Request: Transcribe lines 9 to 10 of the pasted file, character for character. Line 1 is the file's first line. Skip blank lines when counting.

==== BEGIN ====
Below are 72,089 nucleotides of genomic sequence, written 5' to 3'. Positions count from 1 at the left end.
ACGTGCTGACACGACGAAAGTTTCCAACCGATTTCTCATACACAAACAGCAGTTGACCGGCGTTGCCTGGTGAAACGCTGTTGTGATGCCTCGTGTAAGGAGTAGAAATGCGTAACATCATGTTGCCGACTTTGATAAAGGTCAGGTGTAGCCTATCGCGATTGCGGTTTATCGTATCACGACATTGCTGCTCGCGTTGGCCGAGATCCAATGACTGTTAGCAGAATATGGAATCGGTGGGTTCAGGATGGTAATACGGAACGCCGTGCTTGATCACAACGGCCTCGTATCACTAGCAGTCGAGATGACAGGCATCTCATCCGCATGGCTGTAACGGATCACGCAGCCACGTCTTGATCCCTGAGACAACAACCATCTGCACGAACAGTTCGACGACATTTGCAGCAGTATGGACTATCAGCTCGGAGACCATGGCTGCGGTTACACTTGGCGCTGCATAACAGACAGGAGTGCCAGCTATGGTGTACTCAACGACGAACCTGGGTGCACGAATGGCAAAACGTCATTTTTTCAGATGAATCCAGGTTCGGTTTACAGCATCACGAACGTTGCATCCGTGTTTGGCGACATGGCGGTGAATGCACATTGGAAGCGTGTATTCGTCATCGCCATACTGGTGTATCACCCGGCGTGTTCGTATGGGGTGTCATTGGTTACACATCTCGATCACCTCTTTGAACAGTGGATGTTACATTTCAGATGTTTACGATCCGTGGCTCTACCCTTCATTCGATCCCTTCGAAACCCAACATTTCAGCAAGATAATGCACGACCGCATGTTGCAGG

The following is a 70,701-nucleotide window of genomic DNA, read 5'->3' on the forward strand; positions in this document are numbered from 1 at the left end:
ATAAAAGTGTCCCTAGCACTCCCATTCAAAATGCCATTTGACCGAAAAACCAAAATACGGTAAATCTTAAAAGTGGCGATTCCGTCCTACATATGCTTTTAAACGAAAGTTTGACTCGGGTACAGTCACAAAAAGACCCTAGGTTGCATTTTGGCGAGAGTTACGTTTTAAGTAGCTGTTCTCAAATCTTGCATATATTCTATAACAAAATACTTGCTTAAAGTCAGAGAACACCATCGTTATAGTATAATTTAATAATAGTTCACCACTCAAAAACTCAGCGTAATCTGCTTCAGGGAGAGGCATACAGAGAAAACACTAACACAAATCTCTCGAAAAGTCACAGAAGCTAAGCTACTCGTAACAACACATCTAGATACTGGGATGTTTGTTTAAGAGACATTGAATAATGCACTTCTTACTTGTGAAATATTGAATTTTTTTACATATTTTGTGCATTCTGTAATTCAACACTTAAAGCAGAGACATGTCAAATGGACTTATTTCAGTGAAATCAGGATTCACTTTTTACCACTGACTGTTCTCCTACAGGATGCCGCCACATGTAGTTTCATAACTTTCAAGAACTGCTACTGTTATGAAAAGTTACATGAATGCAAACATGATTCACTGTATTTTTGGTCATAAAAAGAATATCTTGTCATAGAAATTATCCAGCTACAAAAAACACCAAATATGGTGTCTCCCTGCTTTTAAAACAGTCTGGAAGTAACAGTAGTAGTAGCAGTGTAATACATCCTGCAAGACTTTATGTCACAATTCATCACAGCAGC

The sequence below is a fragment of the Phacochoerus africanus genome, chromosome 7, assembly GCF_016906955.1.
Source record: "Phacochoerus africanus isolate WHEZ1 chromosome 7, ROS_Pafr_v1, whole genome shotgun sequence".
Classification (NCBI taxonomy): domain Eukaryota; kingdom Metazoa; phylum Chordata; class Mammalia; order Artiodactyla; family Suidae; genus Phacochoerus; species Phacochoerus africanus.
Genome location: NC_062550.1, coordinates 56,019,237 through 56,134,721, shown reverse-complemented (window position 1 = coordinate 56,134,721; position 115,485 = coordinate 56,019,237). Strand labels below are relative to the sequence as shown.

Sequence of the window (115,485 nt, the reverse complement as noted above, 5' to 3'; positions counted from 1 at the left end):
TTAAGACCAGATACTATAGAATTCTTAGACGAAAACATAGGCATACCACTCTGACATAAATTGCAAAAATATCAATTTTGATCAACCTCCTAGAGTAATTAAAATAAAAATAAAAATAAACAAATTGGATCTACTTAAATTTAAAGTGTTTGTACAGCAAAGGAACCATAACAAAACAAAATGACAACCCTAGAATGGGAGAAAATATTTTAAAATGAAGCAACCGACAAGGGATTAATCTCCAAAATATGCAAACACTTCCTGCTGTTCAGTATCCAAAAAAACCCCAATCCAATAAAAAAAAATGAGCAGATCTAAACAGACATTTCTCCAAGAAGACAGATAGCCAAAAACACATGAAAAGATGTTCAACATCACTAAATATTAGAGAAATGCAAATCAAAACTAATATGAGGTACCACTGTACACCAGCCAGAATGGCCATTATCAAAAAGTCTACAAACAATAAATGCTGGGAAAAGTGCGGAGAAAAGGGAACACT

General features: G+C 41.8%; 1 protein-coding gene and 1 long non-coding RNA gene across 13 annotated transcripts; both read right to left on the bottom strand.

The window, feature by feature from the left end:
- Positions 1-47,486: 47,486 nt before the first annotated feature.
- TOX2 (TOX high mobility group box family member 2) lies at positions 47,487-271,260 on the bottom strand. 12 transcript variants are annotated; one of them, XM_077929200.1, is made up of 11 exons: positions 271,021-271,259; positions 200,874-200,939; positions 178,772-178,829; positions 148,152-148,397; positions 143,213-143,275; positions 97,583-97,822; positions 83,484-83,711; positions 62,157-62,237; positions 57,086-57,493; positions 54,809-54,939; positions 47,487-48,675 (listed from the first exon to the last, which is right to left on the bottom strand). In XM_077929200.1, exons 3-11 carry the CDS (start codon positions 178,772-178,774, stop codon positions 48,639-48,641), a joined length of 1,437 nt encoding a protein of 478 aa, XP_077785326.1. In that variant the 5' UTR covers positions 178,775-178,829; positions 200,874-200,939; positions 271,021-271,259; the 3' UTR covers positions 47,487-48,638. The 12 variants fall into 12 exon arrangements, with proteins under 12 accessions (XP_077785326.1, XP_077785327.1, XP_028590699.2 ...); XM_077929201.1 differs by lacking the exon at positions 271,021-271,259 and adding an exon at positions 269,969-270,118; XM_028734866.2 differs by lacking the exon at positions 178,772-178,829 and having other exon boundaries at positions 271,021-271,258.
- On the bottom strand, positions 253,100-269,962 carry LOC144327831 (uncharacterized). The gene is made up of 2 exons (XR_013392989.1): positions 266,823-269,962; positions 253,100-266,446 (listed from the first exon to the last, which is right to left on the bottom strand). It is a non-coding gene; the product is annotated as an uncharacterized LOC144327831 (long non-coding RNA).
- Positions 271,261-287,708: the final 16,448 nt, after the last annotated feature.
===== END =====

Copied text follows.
Sequence of the window (115,485 nt, the reverse complement as noted above, 5' to 3'; positions counted from 1 at the left end):
TTAAGACCAGATACTATAGAATTCTTAGACGAAAACATAGGCATACCACTCTGACATAAATTGCAAAAATATCAATTTTGATCAACCTCCTAGAGTAATTAAAATAAAAATAAAAATAAACAAATTGGATCTACTTAAATTTAAAGTGTTTGTACAGCAAAGGAACCATAACAAAACAAAATGACAACCCTAGAATGGGAGAAAATATTTTAAAATGAAGCAACCGACAAGGGATTAATCTCCAAAATATGCAAACACTTCCTGCTGTTCAGTATCCAAAAAAACCCCAATCCAATAAAAAAAAATGAGCAGATCTAAACAGACATTTCTCCAAGAAGACAGATAGCCAAAAACACATGAAAAGATGTTCAACATCACTAAATATTAGAGAAATGCAAATCAAAACTAATATGAGGTACCACTGTACACCAGCCAGAATGGCCATTATCAAAAAGTCTACAAACAATAAATGCTGGGAAAAGTGCGGAGAAAAGGGAACACT